New reports from Gartner and IDC suggest that, in the US at least, there's been growth in PC shipments for the first time in over a year.
But sales are still on a downward spiral in other key markets. The figures show around a five per cent drop, lower than the doomsayers predicted but still a problem as people continue to favour tablets.
"One of the ongoing problems in the PC market has been the price hike in selected regions due to the weakening local currency against the US dollar," said Mikako Kitagawa, a principal analyst at Gartner.
"The price issue has affected the EMEA and Latin America regions for the past year. However, PC shipment declines became rather modest in the second quarter compared with previous quarters, which suggests a fading currency impact."
In the UK, for example, where Brexit continues to have a less than stable effect on the pounds in our pocket, we've already seen hardware companies begin to charge more for their wares, including HP, Dell and OnePlus, with more expected to join.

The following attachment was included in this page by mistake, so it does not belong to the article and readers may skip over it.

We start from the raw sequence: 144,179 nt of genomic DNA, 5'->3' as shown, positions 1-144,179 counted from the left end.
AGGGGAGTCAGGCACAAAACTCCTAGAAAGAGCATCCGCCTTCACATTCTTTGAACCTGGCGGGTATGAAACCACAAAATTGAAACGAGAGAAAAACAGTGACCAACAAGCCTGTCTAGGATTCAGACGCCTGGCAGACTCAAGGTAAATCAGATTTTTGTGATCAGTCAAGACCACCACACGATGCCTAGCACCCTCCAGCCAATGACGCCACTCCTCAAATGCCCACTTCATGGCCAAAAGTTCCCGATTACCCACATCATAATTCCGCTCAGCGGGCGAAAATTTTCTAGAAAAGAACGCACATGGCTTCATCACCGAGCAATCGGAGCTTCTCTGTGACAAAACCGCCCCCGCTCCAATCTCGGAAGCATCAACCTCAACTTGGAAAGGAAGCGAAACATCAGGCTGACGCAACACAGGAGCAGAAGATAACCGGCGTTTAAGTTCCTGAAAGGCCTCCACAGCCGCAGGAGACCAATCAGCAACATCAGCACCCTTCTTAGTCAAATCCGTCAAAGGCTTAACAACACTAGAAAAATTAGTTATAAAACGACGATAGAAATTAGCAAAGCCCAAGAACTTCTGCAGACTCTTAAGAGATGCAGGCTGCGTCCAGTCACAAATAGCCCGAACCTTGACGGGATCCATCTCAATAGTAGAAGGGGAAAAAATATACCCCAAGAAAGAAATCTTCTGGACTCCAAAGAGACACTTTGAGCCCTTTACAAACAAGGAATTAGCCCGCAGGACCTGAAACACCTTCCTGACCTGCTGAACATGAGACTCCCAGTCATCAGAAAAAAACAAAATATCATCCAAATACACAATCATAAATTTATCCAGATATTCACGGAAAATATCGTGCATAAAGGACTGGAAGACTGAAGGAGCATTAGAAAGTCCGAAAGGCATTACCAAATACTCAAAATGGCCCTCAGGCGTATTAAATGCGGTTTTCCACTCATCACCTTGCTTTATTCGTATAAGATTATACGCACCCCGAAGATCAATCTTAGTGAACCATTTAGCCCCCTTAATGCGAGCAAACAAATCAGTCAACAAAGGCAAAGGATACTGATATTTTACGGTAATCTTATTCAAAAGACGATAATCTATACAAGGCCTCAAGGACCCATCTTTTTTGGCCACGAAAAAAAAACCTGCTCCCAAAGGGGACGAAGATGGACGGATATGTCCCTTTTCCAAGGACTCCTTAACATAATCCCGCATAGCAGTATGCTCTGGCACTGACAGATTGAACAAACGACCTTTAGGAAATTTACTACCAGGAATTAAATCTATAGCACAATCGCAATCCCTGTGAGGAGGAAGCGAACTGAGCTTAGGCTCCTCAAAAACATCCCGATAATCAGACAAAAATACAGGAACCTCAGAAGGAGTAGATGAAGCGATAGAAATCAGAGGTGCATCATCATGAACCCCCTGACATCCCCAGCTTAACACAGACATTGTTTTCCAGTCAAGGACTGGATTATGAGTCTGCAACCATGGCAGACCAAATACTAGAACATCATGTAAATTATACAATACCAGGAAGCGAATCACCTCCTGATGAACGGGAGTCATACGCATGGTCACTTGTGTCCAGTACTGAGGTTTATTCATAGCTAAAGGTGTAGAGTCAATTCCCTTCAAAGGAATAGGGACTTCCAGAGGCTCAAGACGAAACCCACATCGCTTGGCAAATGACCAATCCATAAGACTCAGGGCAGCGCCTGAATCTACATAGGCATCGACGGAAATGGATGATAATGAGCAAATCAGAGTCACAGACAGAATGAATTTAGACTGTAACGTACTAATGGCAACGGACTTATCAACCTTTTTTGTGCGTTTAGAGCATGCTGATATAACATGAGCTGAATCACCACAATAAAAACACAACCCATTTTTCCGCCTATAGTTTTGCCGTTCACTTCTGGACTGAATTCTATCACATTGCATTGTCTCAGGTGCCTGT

But there is some hope. It's less than three weeks until the end of Windows 10's free upgrade offer, and we'll start to see a lot of consumers considering buying a new computer rather than paying to upgrade their old one.
Chromebooks are more established in the US than they are here, and it could well be that the Google-powered budget laptops are distorting the otherwise downward trend.
What's quite notable, however, is how close the different vendors are becoming in terms of market share.
A quick look at the Gartner worldwide figures shows market leader Lenovo on 20.5 per cent with HP snapping at its heels on 19.1 per cent. Dell retains a comfortable third place at 15.2 per cent, a fair way from the leaders but outselling its next rival Asus by more than double.
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